A picture showing the marks left on a student's hand after a caning

However, there are many reported cases suggesting the caning of schoolgirls, on their palms, is a common practice especially in primary school.[17][18][19][20] While serious disobedience such as stealing, smoking, gangsterism and bullying are some of the offences punishable by caning, minor transgressions such as incomplete homework have also been dealt with by physical punishment. [21]

Guidelines on school caning

  • Female students are not allowed to be caned
  • Only the headmaster can carry out the caning
  • A teacher can only cane when the headmaster delegates this power to him in writing, and he must be a permanent teacher of the school
  • The student can only be caned on the buttocks or the palm. It cannot be done on bare buttocks and the student cannot be asked to lower his pants. [22]
  • The caning is to be meted out in a confined area
  • The student's parents will be informed and invited to witness the caning [23]
  • Caning must only be for a repeated mistake or very serious offence.

Public caning is banned in schools after the Education Regulations (Student Discipline) 2006 came into force. Malaysian governments do not encourage caning for primary school students, but caning is allowed at the secondary level by the principal or a person to whom he delegates the power to. [24]


Malaysia has been criticised by human rights groups for its use of judicial caning. A 6 December 2010 Amnesty International report entitled 'A Blow to Humanity' criticises the increasing use of judicial canings in Malaysia and claims the punishment "subjects thousands of people each year to systematic torture and ill-treatment, leaving them with permanent physical and psychological scars". The report alleges: "In Malaysian prisons specially trained caning officers tear into victims' bodies with a metre-long cane swung with both hands at high speed. The cane rips into the victim's naked skin, pulps the fatty tissue below, and leaves scars that extend to muscle fibre. The pain is so severe that victims often lose consciousness."[25]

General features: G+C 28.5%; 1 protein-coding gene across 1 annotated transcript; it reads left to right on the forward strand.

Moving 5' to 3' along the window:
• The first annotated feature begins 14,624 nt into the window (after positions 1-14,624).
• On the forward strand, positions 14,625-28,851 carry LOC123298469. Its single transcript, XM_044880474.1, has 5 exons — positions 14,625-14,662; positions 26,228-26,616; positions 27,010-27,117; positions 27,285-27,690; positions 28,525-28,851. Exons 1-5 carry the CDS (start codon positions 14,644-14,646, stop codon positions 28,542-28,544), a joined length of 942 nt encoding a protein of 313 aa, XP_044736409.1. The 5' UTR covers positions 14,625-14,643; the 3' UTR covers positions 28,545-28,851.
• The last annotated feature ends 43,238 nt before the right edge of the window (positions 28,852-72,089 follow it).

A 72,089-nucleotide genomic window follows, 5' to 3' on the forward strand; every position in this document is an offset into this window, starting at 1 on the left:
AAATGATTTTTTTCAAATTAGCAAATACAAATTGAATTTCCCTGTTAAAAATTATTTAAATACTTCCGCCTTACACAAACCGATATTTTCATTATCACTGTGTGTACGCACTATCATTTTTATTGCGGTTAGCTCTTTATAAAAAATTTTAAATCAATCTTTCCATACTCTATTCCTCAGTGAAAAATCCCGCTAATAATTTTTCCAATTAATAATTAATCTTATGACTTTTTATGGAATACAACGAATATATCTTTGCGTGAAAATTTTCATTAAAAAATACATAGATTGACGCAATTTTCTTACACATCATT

Malaysian officials reject the accusation of torture. The Prison Department states that canings are carefully supervised by prison authorities and attended by doctors.

Amnesty estimates that some 10,000 people are caned each year, many of them for immigration offences. The charity argues the practice could cause long-term disabilities and trauma and said many of the foreigners sentenced to caning did not get legal representation or understand the charge. Those who are caned are tied to a scaffold while wearing only a loincloth and specially trained officers are paid a bonus for each stroke.[26]


  1. ^
  2. ^ a b Yip Yoke Teng (20 February 2005). "The hand that wields the cane". The Star (Kuala Lumpur). 
  3. ^ Kent, Jonathan (23 March 2005). "Malaysia's floggers get pay rise". BBC News Online (London).
  4. ^ Corporal punishment in Malaysia, World Corporal Punishment Research.
  5. ^ "57 years jail and 12 strokes for raping relative". The Star (Kuala Lumpur). 30 April 2008. 
  6. ^ "2008 Human Rights Report: Malaysia". US Department of State. 25 February 2009. 
  7. ^ Damis, Aniza (27 June 2005). "The pain is in the shame", New Straits Times (Kuala Lumpur).
  8. ^ "Malaysia canes women for adultery", (Qatar). 18 February 2010.
  9. ^ "We deserved punishment", Mail Online (London). 21 February 2010.
  10. ^ Pakiam, Ranjeetha (18 February 2010). "Malaysian Groups Condemn Caning of Women in Shariah Sex Case". Bloomberg (New York). 
  11. ^ "Sisters condemns caning of 3 Muslim women (Letter to the Editor)". SinChew (Kuala Lumpur). 18 February 2010. 
  12. ^ Looi, Elizabeth (25 July 2009). "Malaysia in heated debate over caning of woman", The Straits Times (Singapore).
  13. ^ "Kartika's sentence put on hold due to 'doubtful' implementation". New Straits Times (Kuala Lumpur). 13 November 2009. 
  14. ^ Ahmed, Saeed (1 April 2010). "Lawyer: Malaysia commutes woman's caning sentence". 
  15. ^ "Kartika says she would rather be caned". The Malaysian Insider. 1 April 2010. 
  16. ^ Current legality of corporal punishment.
  17. ^ Uda Nagu, Suzieana. "Spare the rod?", New Straits Times, Kuala Lumpur, 21 March 2004.
  18. ^ Chin, V.K. "Caning of schoolgirls is nothing new", The Star, Kuala Lumpur, 4 December 2007.
  19. ^ Lau Lee Sze, "Girls should be caned too but do it right", The Star, Kuala Lumpur, 29 November 2007.
  20. ^ Chew, Victor. "Use the cane only as a last resort, teachers", The Star, Kuala Lumpur, 26 July 2008.
  21. ^ Unicef Malaysia: Lessons in violence nurture shame and more violence for children.
  22. ^ New straits times: Seeking solution to a punishing task.
  23. ^ Malaysia to revive caning in schools.
  24. ^ Caning can still be carried out.
  25. ^
  26. ^ "Canings in Malaysian prisons out of control, says Amnesty International". The Herald Sun. Associated Press (Melbourne). 6 December 2010. 

External links

See also